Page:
Letter from Managing Director, PMI India   |   Download a PDF version     
Cover Story  
By Invitation  
Article of the  
month  
Chapter News  
Champion Update  

Project Management in Capital Projects in Pharmaceutical Industry
BY DIPEN SHROFF, PMP
In India, the growth and achievements of the pharmaceutical industry in the past five decades have been phenomenal and rated as one of the highest among developing countries.

The pharmaceutical industry carries out a wide range of activities as projects such as drug discovery, novel process for manufacturing existing products, drug delivery, and new technologies. In the case of bulk drugs or Active Pharmaceutical Ingredients (API) industry, market projections or existing requirements, backed by market research, trigger new projects. Based on this information, a pharmaceutical company’s management takes a decision to go for a new manufacturing facility within an existing plant (brown field) or at a new site (green field).

Summary of Project Activities

In the pharmaceutical industry, the below activities are covered elaborately under the qualification and validation phase: Requirements for a new project are finalized by representatives from various functions and the project team, who then work in close coordination with the purchase team for finalization of contractors and material/equipment suppliers, and supply timelines. The execution phase is the most important phase that ends with commissioning of the plant and equipment trials. The project department, along with the cross-function team, checks the facility and equipment to confirm if the performance is as per the design intent.

Lesson Learned 1

One of the most commonly encountered problems during a pharmaceutical project is when the product or process by which it was to be manufactured undergoes change. This change may appear simple but it may pose a major challenge.

In this situation, the project and process engineering team tries to fit changed requirements in the plant that is partially erected. Accommodating new products or changed process that was not the part of the original plan may require major changes in the design of the project itself.

In project management terminology, this type of a change is called scope change that leads to change in project baselines. Sometimes even after the changes, the plant may not be suitable for production and the project may fail or get scrapped.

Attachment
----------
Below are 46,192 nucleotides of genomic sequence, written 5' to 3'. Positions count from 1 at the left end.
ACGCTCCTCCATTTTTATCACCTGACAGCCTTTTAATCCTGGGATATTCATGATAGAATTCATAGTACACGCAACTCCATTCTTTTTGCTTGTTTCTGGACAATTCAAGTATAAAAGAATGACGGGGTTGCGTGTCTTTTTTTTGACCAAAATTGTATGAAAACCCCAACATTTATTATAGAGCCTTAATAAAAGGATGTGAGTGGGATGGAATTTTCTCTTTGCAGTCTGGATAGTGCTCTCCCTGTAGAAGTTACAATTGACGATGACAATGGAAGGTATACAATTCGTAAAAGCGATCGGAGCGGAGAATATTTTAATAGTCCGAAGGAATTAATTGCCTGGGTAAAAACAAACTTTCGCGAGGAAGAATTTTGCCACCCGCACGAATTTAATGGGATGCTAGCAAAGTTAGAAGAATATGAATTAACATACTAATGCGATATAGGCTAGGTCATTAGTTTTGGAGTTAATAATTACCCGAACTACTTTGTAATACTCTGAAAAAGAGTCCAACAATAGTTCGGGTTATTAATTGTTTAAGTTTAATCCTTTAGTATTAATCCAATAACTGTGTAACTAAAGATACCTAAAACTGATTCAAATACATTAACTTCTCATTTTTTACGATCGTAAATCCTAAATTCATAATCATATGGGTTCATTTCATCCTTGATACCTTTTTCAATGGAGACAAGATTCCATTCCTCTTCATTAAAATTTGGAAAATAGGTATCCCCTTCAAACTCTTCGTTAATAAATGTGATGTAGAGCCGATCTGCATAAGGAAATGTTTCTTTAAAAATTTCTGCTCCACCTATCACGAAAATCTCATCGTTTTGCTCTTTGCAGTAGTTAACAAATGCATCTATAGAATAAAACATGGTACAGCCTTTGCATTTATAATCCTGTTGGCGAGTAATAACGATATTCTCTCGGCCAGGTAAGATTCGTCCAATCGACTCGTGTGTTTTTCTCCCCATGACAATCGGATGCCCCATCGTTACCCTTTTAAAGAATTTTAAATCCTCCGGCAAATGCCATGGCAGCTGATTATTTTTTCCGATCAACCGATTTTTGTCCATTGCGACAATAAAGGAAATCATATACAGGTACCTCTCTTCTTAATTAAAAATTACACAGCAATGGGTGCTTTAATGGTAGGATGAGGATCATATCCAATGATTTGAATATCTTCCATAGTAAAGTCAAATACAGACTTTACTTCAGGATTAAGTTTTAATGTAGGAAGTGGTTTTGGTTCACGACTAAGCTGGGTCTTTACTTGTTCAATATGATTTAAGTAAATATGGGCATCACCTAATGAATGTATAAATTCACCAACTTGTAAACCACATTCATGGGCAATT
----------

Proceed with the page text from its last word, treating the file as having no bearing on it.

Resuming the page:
Recommendations

A major reason for failure is that a project is conceptualized on one specific product and its process. Rather than basing a project on a single product or process, conceptualize a multi-product plant with all the necessary equipment and systems for carrying out basic operations. If a different set of equipment is required for a group of products, change or eliminate that one group of products that will not impact the project so as to make it unviable.

This may increase the cost of the project marginally but will provide flexibility in changing products without compromising the quality, regulatory, or safety aspects, and the plant can run viably for many years.

Lesson Learned 2

Sometimes due to financial constraints, during planning or execution phase, management may decide to implement the project in stages or phases. It may decide to initially construct one or two production blocks with all required ancillary facilities and keep the remaining production blocks for the second phase.

Due to various reasons, the second phase may not materialize. In this scenario, the capacity of the ancillary facilities crosses the reduced requirement. This can lead to an increase in overhead and high operational costs that makes the product non-viable. Running these equipment and systems at a lower capacity may not give an efficient output or damage the equipment. The higher utility cost may add to the product manufacturing cost.

Recommendations

As a prudent design, it is always good to opt for modular construction of utilities and ancillaries, or even decentralized facilities. The second option may result in a slightly higher manpower cost to operate it but will provide the flexibility in facing waxing and waning production schedules due to unforeseen circumstances.

There are many such lessons to be learned in pharmaceutical projects. To eliminate or reduce the risks of new projects, project managers must collect lessons learned across the organization to create a rich repository for new project managers to utilize.

(He has over 13 years of experience in the field of project management and production in the API industry. Currently, he is working with one of the top-most pharmaceutical companies in India.)
back to top  back to top

© 2014 Project Management Institute, Inc. Brought to you by CyberMedia Services.


PMI Organization Center Private Limited
302-305, III Floor, Balarama, Plot No. C-3, E Block, Bandra Kurla Complex, Bandra (E), Mumbai, India 400 051
Phone: +91 22 2659 8659, Fax: +91 22 2659 2235.     www.pmi.org

"PMI", the PMI logo, "Making project management indispensable for business results", "PMI Today", "PMI Network", "Project Management Journal", "PMBOK", "CAPM", "Certified Associate in Project Management (CAPM)", "PMP", "Project management Professional (PMP)", the PMP logo, "PgMP", "Program Management Professional (PgMP)", "PMI-SP", "PMI Scheduling Professional (PMI-SP)", "PMI-RMP", "PMI Risk management Professional (PMI-RMP)", "OPM3", "PMI-ACP", "PMI Agile Certified Practitioner (PMI-ACP)", the PMI Educational Foundation logo and "Empowering the future of project management" are marks of Project management institute, Inc.

For a comprehensive list of PMI marks, contact the PMI Legal Department.